We move from a period where this nation was very under very great threat from communism. There were 500,000 members of the Communist Party. Sukarno had become a puppet of the communists and he was invading the surrounding countries. He invaded New Guinea; he invaded Borneo. I, as a young man, was handed an SLR—there was a 24-hour call-up—to go and fight the war against Indonesia, delightfully called Konfrontasi. You can call it what you want, but, as far as I was concerned, I had a rifle, I was being sent up there and someone was going to shoot me and try to kill me when I got up there. Their army was 20 times the size of our Army.
Communism was very real. The history books now read that communism died in Vietnam. The expansion of communism died in Vietnam. The last Governor-General said this on Vietnam day: 'The history books are now read and the communists never took another state.' Until that time, every two years after the war, they gobbled up a new country. One of the countries they gobbled up was China, the biggest country on earth. They most certainly had India on their side and they most certainly had the Arab states that came together on their side, so there wasn't much left on our side. A quarter of Europe was part of the USSR at that stage. So the world was threatened. Now we know that the heroes were the people who fought and died in Vietnam. At the time, it was a very questionable war, and it was seen that way by the population. Many of my generation didn't want to go to war. They were scared, and you can't blame them for being scared. It was not anywhere near as clear cut as it is now. History takes a long-term view.
The world, not Australia, owes Vietnam vets so much, because, of all the great upheavals in human history, by far and away the worst was communism. Stalin was responsible for the direct murder or indirect deaths of 28 million people and every history book now reads that Mao Tse-tung was responsible for the deaths of 48 million people. That does not include the upheavals in Africa caused by the communists and the upheavals in Asia caused by the communists. Many tens of millions would be added to that list if you put those people in. So it's the worst scourge the world has ever seen—worse than slavery, worse than 'the Sword of Allah', as he called himself, who murdered four per cent of the world's population; worse than any of those people.
When we are talking about vets affairs we are still mainly talking about the people who fought in Vietnam. Our treatment of them has been absolutely lamentable. There were my six best friends through primary school and through secondary school and my cousin, who was my best friend—a groomsman at my wedding. My cousin's best friend drank himself to death and his best friend was busily trying to drink himself to death. There are so many people that I know and am friends with who were treated so shabbily, and the great heroes who crushed communism are treated so shabbily.
Now, let me turn to the DVA. I urge the minister to consider that it has failed. You could not watch that 60 Minutes show or the Four Corners show on people who did away with themselves. I thought the previous speaker was dead accurate in everything that he said. I just wish Mike Kelly were here as well to say these things. Clearly, it was the interaction with the DVA that caused the horrific results that were shown on 60 Minutes and Four Corners. I deliberately watched both programs and recorded one of them so I could watch it again, because I represent so many of these people. I represent the Northern Beaches of Townsville and I represent where a lot of veterans retired—the coast up to Cairns and Cairns itself. Some of those people come under my responsibility.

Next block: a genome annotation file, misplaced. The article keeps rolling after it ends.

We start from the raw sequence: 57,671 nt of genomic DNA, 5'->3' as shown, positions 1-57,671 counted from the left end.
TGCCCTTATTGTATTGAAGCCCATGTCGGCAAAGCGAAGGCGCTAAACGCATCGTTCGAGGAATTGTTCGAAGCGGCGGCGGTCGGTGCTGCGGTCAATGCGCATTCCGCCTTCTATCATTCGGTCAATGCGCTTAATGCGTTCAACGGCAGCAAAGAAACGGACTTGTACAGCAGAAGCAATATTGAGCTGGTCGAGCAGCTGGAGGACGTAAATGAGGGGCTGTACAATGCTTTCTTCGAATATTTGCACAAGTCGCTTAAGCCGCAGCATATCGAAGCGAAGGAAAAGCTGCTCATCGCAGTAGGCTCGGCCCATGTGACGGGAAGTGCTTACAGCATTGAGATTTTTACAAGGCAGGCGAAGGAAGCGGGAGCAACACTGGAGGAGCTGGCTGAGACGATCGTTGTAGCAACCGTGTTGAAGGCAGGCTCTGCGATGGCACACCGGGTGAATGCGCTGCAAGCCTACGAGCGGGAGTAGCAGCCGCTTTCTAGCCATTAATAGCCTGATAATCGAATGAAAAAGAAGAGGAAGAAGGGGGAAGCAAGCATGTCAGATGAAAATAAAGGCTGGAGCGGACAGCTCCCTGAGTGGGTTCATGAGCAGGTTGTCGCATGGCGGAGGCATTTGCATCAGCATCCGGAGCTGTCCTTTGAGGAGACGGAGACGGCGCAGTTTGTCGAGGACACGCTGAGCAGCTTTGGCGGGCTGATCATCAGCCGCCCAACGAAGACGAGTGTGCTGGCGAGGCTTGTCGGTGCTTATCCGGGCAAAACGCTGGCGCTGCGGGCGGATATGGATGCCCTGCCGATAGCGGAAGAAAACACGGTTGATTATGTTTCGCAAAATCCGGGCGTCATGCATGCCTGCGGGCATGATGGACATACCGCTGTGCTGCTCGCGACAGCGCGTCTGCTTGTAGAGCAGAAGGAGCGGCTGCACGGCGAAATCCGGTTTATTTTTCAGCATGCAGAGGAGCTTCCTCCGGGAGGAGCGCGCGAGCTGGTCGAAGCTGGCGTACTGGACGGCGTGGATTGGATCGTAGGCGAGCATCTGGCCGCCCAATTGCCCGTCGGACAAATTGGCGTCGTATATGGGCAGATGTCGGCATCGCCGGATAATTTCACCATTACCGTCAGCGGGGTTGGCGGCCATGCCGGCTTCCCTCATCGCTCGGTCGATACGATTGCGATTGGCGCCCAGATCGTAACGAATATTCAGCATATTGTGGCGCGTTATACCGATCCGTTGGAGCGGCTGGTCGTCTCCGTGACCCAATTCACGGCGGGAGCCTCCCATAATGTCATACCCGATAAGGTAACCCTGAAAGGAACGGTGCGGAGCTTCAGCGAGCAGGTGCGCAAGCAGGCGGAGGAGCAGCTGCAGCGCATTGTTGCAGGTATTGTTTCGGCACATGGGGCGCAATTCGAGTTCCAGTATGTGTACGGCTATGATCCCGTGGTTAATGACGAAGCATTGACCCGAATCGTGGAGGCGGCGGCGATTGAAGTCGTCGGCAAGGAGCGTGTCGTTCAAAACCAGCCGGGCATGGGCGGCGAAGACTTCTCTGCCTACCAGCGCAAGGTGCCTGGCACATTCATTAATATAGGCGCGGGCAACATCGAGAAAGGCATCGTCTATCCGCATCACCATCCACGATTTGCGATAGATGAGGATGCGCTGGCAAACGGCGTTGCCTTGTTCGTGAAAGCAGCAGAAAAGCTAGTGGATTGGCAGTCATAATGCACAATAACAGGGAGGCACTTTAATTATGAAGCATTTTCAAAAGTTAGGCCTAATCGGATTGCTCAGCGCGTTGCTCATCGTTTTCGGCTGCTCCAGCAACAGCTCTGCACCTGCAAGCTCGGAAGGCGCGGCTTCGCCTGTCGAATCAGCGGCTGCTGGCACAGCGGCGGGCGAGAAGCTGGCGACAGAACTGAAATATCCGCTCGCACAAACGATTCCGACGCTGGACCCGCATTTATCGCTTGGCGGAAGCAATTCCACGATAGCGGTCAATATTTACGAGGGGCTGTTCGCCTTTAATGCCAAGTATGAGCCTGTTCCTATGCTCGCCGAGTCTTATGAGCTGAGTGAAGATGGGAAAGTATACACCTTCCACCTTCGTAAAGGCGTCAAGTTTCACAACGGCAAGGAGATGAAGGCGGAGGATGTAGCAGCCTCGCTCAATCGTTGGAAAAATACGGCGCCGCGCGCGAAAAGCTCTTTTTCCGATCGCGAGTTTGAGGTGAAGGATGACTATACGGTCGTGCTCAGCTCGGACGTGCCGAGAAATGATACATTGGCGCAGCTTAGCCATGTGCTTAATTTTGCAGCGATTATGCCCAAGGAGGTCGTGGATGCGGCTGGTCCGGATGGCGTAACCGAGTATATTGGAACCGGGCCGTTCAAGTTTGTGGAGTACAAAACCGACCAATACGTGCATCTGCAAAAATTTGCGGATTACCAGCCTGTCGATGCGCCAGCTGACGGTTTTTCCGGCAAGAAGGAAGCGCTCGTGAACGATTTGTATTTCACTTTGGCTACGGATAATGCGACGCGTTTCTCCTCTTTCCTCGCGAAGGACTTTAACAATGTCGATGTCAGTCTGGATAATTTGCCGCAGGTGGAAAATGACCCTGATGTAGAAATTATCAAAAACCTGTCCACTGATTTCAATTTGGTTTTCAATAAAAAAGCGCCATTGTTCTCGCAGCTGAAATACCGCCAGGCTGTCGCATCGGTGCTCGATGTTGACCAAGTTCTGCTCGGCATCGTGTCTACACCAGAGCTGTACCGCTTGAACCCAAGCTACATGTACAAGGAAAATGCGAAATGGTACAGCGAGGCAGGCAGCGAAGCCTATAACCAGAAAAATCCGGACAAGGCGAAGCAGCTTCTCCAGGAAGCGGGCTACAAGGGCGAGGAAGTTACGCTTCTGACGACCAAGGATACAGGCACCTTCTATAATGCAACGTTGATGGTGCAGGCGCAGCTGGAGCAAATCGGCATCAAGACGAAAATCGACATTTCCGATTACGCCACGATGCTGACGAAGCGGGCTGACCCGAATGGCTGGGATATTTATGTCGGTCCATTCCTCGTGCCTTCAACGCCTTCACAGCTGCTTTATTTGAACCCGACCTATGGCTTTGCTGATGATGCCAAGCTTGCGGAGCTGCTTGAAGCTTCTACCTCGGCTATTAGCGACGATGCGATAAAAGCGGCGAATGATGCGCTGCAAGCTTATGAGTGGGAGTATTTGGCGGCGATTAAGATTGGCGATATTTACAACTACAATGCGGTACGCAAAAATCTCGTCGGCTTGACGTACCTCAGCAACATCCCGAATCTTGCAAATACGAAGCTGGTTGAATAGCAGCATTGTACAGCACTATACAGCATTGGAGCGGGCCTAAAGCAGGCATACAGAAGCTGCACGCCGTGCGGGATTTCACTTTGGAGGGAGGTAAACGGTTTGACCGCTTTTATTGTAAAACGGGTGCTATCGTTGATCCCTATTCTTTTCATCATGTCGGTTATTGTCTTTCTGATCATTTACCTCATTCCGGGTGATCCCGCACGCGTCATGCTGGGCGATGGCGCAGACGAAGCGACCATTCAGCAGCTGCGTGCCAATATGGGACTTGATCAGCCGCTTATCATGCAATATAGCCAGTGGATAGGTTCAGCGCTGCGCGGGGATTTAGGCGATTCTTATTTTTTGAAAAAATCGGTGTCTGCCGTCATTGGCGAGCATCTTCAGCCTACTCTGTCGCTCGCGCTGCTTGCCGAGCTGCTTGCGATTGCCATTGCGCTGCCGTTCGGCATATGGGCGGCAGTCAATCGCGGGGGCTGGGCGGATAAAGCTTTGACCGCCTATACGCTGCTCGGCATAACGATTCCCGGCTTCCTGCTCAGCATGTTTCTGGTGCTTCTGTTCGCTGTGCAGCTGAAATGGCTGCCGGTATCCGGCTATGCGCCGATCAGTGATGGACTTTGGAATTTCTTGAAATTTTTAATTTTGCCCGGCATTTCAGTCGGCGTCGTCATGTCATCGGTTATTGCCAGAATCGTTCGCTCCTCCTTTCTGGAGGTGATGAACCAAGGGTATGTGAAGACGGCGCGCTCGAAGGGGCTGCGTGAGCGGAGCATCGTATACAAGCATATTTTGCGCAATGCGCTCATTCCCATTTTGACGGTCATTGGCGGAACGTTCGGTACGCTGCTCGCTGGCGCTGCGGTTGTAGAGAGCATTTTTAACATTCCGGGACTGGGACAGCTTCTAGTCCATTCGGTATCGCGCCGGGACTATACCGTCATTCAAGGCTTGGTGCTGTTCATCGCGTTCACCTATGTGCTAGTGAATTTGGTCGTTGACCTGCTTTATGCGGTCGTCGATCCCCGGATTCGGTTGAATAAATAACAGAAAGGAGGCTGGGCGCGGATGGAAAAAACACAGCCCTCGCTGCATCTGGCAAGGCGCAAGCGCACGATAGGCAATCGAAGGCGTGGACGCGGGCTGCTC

Those of us at the coalface can clearly see a situation where anxiety comes in at a low level and then becomes a problem. They then go along and see the DVA, and then anxiety turns into trauma—and, from then on, we are in an absolute disaster zone. I don't know what transpires—and I'm not going to take up the time of the House going into what may transpire. All I can say is that the DVA is a department that has failed totally and miserably. There is only one way that this can be addressed, and I officially and publicly call upon the minister to abolish the department and replace it by a board, an authority, consisting of people who have actually fought in the wars and been in the Army—and a majority of them not senior ranking officers but NCOs and ORs.
Having served a lot of my life in the Army—and, whilst it was in the militia, it was on a war footing; so it was anything but a militia at the time—I believe that the only way this problem can be overcome is by putting the people that have been through it, and are going through it, in charge of the administration of veterans affairs in this country. It is not suitable for a government department to be running this, and clearly the government department has failed and failed miserably. In Townsville, they ran in the newspaper a front-page, massive article on homelessness. I conclude on this note: we can't even provide a home for the people that destroyed communism throughout the world. We can't even provide a roof over their head.
I'd like to thank all members who contributed to the debate on this bill, the Australian Veterans' Recognition (Putting Veterans and Their Families First) Bill 2019, and acknowledge the continued tradition of bipartisan support for the veteran community demonstrated by the opposition.